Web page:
Detroit books. (We also have had a number of college and university
yearbooks and class pictures donated - poster sized with all graduates
pictures and names on it)

Also -- if you undertake this project, always accept all yearbooks,
even duplicates, triplicates or 10 copies. The reason is that
sometimes it takes more than 2 or 3 copies of one yearbook to get
one clean copy to scan, as many books have pages missing, pictures
cut out or autographs written across the pictures. Also, have
multiple copies will then allow you to "trade" with someone who may
have a book you don't.

Because of the outward migration of the Jewish population of Detroit
over the last 100 years, we have found that we need about 30 years
worth of books >from each high school...... sometimes even more. Our
600+ books so far (including duplicates) is only the beginning. We
estimate we need to find about 2,000. Our earliest is the 1904
Detroit Central High School yearbook and one of our newest is the
2001 issue >from the new Jewish Academy of Metropolitan Detroit.

The community has been very supportive and it gets more people
interested in genealogy and family history. If anyone would like
more information, please e-mail me privately.

Marc D. Manson
Farmington Hills, MI
MAN'SKIJ>MANSKY>MANSON (Volkovysk; Slonim, Belarus); WAGNER
(Austria; Ft. Wayne, IN; Toledo, OH); MAC>MATZ (Skaryszew;Radom;
Poland); POMERANTZ (Brest-Litovsk - Belarus); TURUFF--TUREFF
(Russia; New York); BROCK (New York)


JewishGen Discussion Group #JewishGen Re: Miedzyrzec Podlaski (Mezritch) #general

Mila Begun <mmbegun@...>
 

Alan Rems recent message about the excellent web site for Miedzyrzec
Podlaski ( http://mezritch.org.il ) raises a question about *which*
town we are talking about. The web site is all about Miedzyrec Podlaski
in Poland, but Alan's message also refers to an interest in a town in
Belarus. As we see with many Polish towns, the same name pops up in
different locales.

The Polish town of Miedzyrzec Podlaski is in Lublin district, and was
a vital center of Jewish life in the 19th century and beyond. There
is also a town in Belarus with the name of Miedzyrzec. Both are
commonly called in Yiddish: Mezritch. (Different spellings are also
known for Mezritch.)

There are two research projects on Miedzyrzec Podlaski at present.
One is the Polish State Archives project which features vital records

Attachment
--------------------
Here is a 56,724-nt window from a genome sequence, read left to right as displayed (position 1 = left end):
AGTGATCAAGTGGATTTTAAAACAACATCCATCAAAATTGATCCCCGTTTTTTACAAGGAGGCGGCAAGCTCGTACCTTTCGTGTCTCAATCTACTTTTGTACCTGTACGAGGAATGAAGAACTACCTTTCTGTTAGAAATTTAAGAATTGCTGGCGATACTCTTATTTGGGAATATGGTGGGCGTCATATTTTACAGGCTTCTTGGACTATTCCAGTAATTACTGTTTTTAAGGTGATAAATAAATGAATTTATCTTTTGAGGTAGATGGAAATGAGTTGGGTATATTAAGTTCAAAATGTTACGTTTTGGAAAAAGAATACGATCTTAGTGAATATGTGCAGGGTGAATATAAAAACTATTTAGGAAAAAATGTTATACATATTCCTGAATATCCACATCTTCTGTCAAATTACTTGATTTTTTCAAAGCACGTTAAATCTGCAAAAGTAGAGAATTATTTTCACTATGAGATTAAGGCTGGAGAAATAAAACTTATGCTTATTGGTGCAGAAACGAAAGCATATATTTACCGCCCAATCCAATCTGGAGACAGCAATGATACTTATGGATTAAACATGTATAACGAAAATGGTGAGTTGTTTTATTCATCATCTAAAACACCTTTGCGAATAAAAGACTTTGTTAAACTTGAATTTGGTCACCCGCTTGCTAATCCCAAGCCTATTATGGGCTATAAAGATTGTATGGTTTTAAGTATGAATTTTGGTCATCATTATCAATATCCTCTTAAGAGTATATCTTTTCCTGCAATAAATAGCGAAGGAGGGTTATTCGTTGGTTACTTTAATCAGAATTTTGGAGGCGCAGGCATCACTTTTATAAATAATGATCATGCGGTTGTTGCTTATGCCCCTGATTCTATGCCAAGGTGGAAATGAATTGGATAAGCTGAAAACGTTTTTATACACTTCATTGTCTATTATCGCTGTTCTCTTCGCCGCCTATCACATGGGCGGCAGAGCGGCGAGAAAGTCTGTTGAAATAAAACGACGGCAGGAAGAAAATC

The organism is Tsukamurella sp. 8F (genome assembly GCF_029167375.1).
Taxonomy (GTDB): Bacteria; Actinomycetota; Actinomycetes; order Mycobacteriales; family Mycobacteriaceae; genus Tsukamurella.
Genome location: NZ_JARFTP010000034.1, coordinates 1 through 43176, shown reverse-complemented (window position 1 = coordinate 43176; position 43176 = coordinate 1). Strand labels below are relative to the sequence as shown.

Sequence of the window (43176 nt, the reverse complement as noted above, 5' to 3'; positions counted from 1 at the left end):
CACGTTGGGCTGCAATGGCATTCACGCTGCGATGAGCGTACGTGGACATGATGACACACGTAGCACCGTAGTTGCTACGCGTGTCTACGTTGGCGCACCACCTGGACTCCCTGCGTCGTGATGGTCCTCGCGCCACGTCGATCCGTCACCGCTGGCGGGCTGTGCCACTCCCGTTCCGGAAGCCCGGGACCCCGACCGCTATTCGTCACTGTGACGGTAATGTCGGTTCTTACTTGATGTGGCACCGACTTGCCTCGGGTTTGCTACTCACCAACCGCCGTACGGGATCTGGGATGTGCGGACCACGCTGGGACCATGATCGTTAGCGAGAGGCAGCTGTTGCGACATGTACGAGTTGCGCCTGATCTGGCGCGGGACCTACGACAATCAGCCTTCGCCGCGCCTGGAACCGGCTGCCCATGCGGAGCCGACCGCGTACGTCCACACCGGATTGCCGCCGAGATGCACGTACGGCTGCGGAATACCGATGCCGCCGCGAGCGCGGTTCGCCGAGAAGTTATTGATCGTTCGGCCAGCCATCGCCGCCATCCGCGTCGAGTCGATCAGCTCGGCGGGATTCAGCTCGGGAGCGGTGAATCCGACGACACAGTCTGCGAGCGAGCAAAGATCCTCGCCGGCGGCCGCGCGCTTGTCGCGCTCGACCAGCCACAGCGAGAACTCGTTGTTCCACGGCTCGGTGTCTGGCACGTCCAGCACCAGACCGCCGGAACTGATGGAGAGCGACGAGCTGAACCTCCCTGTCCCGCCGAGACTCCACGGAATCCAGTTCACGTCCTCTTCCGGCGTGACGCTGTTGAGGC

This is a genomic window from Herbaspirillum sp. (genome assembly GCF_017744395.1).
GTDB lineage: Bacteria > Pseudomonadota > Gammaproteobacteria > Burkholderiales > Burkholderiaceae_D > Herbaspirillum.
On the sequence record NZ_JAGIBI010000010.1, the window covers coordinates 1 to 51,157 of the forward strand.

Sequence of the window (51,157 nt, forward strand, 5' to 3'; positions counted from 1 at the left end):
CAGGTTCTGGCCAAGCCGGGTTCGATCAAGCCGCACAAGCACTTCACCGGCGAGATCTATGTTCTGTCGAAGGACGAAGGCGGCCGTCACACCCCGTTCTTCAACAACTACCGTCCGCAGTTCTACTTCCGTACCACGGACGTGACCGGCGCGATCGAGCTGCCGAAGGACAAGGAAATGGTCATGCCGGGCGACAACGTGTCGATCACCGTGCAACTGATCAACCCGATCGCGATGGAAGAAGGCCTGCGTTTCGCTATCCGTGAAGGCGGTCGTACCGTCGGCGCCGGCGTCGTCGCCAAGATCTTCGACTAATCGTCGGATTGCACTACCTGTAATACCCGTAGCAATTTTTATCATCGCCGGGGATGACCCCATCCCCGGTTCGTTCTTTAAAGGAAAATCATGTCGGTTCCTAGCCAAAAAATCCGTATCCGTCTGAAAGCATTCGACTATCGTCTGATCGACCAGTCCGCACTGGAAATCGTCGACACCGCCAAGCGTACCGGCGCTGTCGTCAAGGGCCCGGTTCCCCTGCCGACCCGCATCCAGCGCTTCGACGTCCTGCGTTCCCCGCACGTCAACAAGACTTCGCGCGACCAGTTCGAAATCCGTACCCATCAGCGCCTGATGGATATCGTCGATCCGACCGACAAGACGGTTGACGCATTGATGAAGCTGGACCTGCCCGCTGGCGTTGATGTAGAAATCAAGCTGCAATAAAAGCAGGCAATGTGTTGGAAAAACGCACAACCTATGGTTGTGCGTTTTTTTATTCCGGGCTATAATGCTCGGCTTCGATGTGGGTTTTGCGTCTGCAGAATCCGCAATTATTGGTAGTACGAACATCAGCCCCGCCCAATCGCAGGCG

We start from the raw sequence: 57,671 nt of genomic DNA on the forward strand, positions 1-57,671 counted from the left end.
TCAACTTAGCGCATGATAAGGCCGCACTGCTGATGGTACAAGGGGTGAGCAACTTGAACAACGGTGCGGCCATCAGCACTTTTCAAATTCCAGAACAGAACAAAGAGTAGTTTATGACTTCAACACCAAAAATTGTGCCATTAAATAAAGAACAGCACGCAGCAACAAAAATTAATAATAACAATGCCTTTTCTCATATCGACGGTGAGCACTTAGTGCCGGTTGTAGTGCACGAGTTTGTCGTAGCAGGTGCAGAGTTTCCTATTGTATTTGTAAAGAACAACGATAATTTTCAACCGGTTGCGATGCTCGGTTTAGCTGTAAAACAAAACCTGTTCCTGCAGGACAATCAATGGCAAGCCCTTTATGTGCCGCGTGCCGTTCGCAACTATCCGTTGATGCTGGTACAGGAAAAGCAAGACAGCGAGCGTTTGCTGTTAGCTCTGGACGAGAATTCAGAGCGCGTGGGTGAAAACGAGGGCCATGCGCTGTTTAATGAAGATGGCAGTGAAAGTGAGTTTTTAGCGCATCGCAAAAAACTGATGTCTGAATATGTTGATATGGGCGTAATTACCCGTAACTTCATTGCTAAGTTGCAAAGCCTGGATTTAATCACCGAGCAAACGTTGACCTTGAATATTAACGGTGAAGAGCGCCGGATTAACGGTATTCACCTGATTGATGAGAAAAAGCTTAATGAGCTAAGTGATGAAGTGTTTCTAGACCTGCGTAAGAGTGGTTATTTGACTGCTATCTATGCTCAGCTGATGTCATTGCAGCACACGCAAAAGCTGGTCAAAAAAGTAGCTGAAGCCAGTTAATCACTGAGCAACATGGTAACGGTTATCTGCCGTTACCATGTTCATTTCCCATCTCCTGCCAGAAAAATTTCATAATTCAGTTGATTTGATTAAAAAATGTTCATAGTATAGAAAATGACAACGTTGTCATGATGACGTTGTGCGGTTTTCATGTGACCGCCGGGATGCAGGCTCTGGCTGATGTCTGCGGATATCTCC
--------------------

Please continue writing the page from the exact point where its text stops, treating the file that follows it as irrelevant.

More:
from 1869 to 1900. The searchable database is now online on the JRI-
Poland site. The second one is the Shtetl-COOP project that is
transliterating the vital records for the town for years 1826 to 1868.
This project is about half-finished and is being worked on by volunteers
from several countries. I am the town manager for both projects.
It's very easy to confuse these two towns. Perhaps Alan Rems can
clarify which town he and the Israeli Genner he mentions are interested
in.
Regards, Mila Begun


JewishGen Discussion Group #JewishGen Kishinev surnames were instituted when? #general

R Gerber <beccamd@...>
 

I am curious about the timing of surnames being required in Kishinev
(Chisinau). As I am looking through records of the 1800s, I find
that most people had an identifiable surname, but that a fair number
are only identified by an occupation.

For instance, Moshe Volyuvich Portnoy >from Kishinev

A portnoy is a tailor. So is this person known as Moshe, son of Vol,
the Tailor, or simply as Moshe Portnoy, son of Vol?

In some cases it is very clear. i.e., Itsko Abramovich of Kishinev

This would be Itsko, son of Abram. No surname.

Rebecca Gerber
Illinois, USA


JewishGen Discussion Group #JewishGen gen study groups #general

Haviva Langenauer <havival@...>
 

Hi Genners,

In yesterday's digest, Sallyann Sack mentioned that the aftermath of
our genealogical meetings usually spawns new interest in genealogical
societies and study groups.

Has anyone who is a member of a genealogical study group share the
details of organization and operation of such a group?

Haviva Dolgin Langenauer
Palm Beach, Florida


Yom Kippur #france

Rosanne D. Leeson <leeson1@...>
 

A reminder to all that, while messages may be sent by individuals to the
lists, there will be no messages sent out >from Jewishgen on Yom Kippur,
Monday, September 16 >from 6 am till 6 pm Central Daylight Time.

Rosanne Leeson
Co-Coordinator
FrenchSIG


Re: "Mallasch" in Poland #poland

Ada Holtzman <ada01@...>
 

In the Yad Vashem' records of Jewish Communities there is a small town name MALECZ in the Polesie region with about 400-500 Jews who lived there before the War.

See http://www.zchor.org/hitachdut/lostm.htm

shalom,

Ada Holtzman
www.zchor.org

JRI-Poland digest wrote:

Subject: Mallasch, Poland